Women’s Rights and Peace Don’t Always Go Hand in Hand

Women’s Rights and Peace Don’t Always Go Hand in Hand
A woman holds a photograph during a protest to raise awareness about the situation in Afghanistan, outside EU headquarters in Brussels, Aug. 18, 2021 (AP photo by Francisco Seco).

There was long a truism in political science that democratic states don’t go to war with one another, based on a century of statistical data. This prompted decades of U.S. foreign policy aimed at democracy promotion, culminating in the failed wars in Afghanistan and Iraq. The problem was that the prevalence of the term “democratic peace” led policymakers to overlook three key facts. 

First, while stable democracies do tend to enjoy pacific relations with one another, emergent democracies often face great risk of civil or interstate war. Second, stable democracies are actually more likely to go to war against nondemocracies, meaning that the drive to promote democracy could itself be considered a global security risk. Third, democracy grants power to the people—but not all people want liberal democratic institutions or peace. The result of all this, as political scientists Sadaf Nausheen, Varya Srivastava and Shubra Seth have argued, is that Western democracies have often engaged in futile, self-defeating conquests, undermining peace without building actual democracy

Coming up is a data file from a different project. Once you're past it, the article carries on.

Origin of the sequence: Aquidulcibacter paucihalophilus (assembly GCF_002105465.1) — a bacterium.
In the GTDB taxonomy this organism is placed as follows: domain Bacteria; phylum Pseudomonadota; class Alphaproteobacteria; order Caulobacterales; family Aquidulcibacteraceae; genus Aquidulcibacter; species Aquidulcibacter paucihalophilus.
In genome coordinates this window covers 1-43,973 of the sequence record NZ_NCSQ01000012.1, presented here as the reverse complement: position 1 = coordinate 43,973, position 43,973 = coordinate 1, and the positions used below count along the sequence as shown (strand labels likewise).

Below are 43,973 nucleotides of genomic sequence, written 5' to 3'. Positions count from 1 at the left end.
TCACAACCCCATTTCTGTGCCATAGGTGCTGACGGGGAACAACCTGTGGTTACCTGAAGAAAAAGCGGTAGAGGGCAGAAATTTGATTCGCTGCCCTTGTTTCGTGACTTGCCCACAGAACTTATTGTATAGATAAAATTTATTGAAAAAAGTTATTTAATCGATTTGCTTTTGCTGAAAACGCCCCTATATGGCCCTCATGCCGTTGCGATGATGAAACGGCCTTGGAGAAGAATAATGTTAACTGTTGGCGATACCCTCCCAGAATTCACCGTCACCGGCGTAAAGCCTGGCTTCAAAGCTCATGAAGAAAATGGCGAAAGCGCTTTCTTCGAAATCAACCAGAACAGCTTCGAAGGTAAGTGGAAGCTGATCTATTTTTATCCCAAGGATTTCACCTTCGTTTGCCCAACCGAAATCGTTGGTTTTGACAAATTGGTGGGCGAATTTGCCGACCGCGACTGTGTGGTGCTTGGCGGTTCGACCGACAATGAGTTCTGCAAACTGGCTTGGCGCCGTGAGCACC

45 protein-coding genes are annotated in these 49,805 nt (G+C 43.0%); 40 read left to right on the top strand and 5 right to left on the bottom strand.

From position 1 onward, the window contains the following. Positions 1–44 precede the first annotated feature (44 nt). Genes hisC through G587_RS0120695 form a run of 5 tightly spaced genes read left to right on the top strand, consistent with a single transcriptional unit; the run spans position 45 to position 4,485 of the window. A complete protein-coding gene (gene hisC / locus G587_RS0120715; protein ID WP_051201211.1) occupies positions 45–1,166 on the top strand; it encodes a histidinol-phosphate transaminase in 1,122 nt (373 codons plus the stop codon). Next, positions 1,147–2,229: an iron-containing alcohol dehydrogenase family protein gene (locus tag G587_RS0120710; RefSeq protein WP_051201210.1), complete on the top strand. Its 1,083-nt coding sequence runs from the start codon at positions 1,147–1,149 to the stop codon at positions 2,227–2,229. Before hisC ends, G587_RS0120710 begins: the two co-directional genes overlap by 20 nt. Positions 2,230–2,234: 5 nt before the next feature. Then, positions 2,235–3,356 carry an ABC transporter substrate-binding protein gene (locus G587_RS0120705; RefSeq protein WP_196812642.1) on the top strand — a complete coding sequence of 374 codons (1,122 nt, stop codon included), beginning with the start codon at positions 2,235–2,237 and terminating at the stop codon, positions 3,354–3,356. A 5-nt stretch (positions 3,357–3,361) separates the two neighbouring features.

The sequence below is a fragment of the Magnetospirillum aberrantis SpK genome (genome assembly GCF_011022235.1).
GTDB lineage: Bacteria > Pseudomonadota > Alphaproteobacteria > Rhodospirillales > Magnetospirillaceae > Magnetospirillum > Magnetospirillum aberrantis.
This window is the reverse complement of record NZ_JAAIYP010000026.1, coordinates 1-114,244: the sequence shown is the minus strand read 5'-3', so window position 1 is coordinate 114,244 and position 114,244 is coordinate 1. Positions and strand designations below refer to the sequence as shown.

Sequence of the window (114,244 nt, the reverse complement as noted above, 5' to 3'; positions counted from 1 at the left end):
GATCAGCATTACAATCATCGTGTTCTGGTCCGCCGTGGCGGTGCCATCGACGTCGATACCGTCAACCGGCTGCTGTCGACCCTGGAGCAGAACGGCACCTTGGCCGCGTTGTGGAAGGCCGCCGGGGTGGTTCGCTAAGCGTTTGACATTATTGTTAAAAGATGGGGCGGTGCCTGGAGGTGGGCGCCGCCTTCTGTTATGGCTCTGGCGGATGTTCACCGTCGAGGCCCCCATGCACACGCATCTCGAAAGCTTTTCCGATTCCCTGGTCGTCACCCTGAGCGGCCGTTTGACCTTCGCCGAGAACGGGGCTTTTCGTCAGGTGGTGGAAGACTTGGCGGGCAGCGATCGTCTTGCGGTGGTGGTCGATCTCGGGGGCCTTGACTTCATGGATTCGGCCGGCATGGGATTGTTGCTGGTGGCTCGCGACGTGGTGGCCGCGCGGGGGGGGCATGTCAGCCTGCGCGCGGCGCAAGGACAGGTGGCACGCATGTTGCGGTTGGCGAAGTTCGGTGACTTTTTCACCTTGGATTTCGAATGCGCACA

A similar paradox exists with respect to promoting women’s human rights abroad—a paradox that participants at this week’s United Nations Security Council meetings on “women, peace and security” would be wise to bear in mind. Although evidence is incontrovertible that women’s actual empowerment is good for peace and security, there is also a link between advocacy for women’s rights and violent conflict. 

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